For the Tea Party and small government types everywhere, a 5 to 4 loss in King v. Burwell (i.e., the ObamaCare court case whose decision was released by the Supreme Court yesterday) would have been bad enough, but with swing-vote Justice Kennedy’s juridical philosophy about as reliable as a drunk’s mid-bender promise to be home at a decent hour, such a setback was a distinct possibility. But for that same group of conservatives, yesterday’s 6-3 outcome was more than a defeat, it was a betrayal, with the supposedly conservative Chief Justice John Roberts, who was appointed by a clearly bamboozled George W. Bush, siding with the court’s liberal faction (Ginsburg, Breyer, Sotomayor, Kagan).
On the run from Tea Party operatives, Roberts is rumored to have sought refuge in Berkeley, CA, where he will complete his voluntary liberal indoctrination therapy.
Viewed in the simplest way, the case was a matter of statutory interpretation, i.e., does the language of the ObamaCare law allow the issuance of subsidies in exchanges established by the federal government (in addition to the subsidies explicitly allowed in state exchanges)? In his dissent, Justice Scalia asserted the case was straightforward (and essentially a waste of time):
You would think the answer would be obvious—so obvious there would hardly be a need for the Supreme Court to hear a case about it. In order to receive any money under §36B, an individual must enroll in an insurance plan through an “Exchange established by the State.” The Secretary of Health and Human Services [BFN: that is, the federal government] is not a State. So an Exchange established by the Secretary is not an Exchange established by the State—which means people who buy health insurance through such an Exchange get no money under §36B.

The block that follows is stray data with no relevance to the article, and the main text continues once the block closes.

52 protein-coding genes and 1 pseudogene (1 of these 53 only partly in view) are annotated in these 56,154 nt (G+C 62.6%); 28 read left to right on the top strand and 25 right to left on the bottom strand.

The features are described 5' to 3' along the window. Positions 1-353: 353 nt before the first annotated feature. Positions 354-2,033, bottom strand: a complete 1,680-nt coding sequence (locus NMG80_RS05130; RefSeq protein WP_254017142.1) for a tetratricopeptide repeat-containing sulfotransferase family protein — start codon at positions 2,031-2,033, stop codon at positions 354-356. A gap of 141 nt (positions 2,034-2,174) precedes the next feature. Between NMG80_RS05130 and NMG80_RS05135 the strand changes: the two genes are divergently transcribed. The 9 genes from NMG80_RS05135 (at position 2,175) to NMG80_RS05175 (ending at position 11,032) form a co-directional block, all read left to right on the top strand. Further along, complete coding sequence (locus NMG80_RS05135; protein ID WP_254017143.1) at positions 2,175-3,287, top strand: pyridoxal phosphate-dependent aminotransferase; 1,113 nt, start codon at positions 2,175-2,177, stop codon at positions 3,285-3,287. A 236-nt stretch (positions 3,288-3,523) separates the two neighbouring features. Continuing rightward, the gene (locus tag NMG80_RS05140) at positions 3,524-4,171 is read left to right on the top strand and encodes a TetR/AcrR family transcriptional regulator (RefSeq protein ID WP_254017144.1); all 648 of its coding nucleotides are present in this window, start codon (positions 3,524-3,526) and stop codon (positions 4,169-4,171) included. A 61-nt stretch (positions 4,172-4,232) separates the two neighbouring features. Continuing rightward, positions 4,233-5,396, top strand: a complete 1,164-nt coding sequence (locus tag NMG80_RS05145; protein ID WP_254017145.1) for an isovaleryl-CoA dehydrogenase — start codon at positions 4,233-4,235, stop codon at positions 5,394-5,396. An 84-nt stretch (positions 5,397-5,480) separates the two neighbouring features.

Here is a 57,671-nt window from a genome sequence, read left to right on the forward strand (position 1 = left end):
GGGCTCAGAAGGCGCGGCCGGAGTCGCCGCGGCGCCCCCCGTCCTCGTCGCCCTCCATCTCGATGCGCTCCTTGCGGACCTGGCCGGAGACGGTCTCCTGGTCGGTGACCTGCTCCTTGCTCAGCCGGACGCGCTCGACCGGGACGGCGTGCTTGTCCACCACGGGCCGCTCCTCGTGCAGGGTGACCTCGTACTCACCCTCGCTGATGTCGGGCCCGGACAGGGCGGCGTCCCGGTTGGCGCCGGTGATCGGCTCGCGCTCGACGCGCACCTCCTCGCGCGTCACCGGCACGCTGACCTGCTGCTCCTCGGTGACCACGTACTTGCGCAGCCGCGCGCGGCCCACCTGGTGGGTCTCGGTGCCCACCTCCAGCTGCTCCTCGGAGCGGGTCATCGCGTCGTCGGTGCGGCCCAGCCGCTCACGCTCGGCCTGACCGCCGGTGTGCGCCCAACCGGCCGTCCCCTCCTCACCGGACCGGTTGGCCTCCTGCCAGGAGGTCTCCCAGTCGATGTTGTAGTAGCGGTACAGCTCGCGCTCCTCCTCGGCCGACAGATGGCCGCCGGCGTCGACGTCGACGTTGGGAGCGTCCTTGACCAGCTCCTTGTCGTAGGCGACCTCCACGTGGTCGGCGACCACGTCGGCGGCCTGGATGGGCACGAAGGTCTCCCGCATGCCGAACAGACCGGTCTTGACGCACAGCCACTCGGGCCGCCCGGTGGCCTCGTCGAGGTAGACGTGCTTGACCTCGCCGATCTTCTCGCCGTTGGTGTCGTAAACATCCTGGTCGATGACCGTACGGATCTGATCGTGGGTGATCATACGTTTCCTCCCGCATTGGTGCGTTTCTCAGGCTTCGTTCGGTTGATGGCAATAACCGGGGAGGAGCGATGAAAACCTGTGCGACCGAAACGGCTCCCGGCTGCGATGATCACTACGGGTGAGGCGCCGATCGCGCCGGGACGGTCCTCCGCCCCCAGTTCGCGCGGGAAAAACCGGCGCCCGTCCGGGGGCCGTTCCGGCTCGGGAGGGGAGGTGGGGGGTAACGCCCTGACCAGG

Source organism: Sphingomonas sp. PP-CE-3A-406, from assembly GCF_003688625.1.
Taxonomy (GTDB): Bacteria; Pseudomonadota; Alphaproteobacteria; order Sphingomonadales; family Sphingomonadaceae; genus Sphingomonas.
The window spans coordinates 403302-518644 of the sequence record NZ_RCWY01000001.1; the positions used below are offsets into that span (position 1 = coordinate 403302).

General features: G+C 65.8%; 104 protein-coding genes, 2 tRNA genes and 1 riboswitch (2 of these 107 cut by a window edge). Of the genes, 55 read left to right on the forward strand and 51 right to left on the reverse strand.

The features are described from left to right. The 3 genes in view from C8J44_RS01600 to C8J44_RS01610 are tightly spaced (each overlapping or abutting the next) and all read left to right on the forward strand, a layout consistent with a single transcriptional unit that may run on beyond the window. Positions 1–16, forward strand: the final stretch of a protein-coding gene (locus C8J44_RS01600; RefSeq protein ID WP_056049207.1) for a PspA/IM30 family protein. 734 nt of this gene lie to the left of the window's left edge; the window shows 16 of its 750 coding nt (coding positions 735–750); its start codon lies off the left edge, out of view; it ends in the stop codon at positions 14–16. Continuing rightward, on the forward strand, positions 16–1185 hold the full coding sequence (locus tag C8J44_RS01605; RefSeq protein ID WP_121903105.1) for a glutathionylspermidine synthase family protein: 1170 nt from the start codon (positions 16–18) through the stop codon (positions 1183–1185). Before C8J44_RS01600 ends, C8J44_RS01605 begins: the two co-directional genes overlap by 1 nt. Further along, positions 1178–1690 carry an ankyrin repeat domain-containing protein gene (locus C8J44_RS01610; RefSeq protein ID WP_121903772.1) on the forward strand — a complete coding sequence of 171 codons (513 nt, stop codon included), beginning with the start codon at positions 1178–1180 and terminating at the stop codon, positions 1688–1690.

Words no longer have meaning if an Exchange that is not established by a State is “established by the State.”
Under all the usual rules of interpretation, in short, the Government should lose this case. But normal rules of interpretation seem always to yield to the overriding principle of the present Court: The Affordable Care Act must be saved.
When pressed for comment, Pierre Gustave Toutant-Beauregard, head of the Confederate wing of the Tea Party, told Bud Fox News:
Of course there’s no bounty on the Chief Justice’s head. But to get him more acquainted with the health care system that he seems to love so much, we are interested in giving him a hospital job.
If the Tea Party does dish out a “hospital beating” to the Chief Justice and he winds up needing medical attention, he’ll be fine. After all, he’s too smart to have ObamaCare; he probably gets his health insurance from FEHBP.